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T is for Translated Fiction #AtoZChallenge

by Donna Huber For the A to Z Challenge, I'm discussing different book genres/categories. Each day, I will give a few details about the ...

April 26, 2016

V is for Vicious Vampire #AtoZChallenge

by Alison DeLuca

When I was in 5th grade, I bought Dracula from one of those book order forms. Remember those? You paid 50 cents and weeks later got a flimsy paperback in return. Heaven!

courtesy wiki commons
The day I received Dracula, my first peek inside showed it was written in diary and letter formats. What a disappointment! I didn’t crack the book again until I had to stay home sick with stomach flu. There was nothing else interesting on the bookshelf, and so I settled down to Bram Stoker’s classic.

Days followed, and I could not put down the book. I couldn’t sleep either, since I was convinced an eerie fog with glowing red coals for eyes would enter my bedroom the instant I turned off the light. Sorry, Mom, for that electric bill, but I really thought turning off my bunny night light meant certain death.

Stoker sucked me in (see what I did there) with his masterful suspense and misty atmosphere. In the thick fogs rolling across London and the English countryside, anything could happen. I was particularly aghast and thrilled by the section including news clippings about the Boofer Lady, a white phantom haunting the moors after Lucy’s death. And just as the action seemed to slow down, along came Professor Van Helsing with blood transfusions and hypnosis.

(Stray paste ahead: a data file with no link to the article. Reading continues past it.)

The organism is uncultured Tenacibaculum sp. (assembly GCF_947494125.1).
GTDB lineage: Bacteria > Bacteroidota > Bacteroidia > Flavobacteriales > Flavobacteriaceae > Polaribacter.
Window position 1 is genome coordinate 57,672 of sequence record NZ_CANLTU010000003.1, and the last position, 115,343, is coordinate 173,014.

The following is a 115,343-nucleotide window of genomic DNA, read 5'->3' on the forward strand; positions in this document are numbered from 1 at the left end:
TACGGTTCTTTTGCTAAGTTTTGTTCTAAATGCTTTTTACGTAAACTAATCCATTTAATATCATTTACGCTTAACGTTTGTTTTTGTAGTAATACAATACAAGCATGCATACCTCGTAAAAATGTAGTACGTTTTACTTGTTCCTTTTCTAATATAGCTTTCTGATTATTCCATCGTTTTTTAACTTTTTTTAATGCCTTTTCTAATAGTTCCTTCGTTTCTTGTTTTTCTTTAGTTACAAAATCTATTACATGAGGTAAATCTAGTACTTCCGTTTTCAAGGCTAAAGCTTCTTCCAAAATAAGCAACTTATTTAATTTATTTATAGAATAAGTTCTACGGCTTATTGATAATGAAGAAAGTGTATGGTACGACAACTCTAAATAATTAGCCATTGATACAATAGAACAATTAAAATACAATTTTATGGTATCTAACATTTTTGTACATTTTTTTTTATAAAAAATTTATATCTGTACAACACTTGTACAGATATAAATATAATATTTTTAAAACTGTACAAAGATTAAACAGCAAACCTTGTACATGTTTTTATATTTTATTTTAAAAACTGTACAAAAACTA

The book is a masterpiece of horror, not pausing until the very end. In the cold light of the new millennium, Dracula might seem dated. However, Stoker’s genius of continually upping the stakes (I’ll stop) keeps the story horrifying.

Besides, the characters are simply amazing. We start with Jonathan Harker, a London businessman who nearly becomes the first victim. Perhaps he’s only saved by the Count’s need for those boxes of earth from Transylvania.

We then move to my favorite character and Jonathan’s fiancĂ©e, Mina Murray. She’s strong, intelligent, and brave. Along the way she’s attacked and, as a result, develops paranormal powers. This fits perfectly within Stoker’s alternate universe.
courtesy wiki commons

In my opinion, Mina is the first real super hero. She is strong, but the villain exploits what he sees as a weakness – her love for her best friend, Lucy. Dracula feeds on Mina and gives her insight into his alien mentality. Mina works with the very odd Van Helsing (hello, the King Laugh speech? What is that all about?) and Jonathan, now her husband, to use her new powers for good.

And did I mention the sections set in the insane asylum? The diary narrated by Dr. Seward as analysis of his patient, Renfield, really stands on its own as a terrifying short story. What happens to Renfield is one of the saddest things I’ve ever read. It fits with what Stephen King tells us about writing horror: “I try to create sympathy for my characters, then turn the monsters loose.”

Stoker accomplished all of this without sexual tension, descriptions of male torsos or female chests, ‘her blood sings to me’ or the like. Dracula remains my favorite vampire, because he just doesn’t care about you.

He wants to bite your neck, and feed.

Alison DeLuca, features writer. Alison is the author of several steampunk and urban fantasy books.  She was born in Arizona and has also lived in Pennsylvania, Illinois, Mexico, Ireland, and Spain. Currently she wrestles words and laundry in New Jersey. Connect with Alison on FacebookTwitterGoogle+Pinterest, and her blog.

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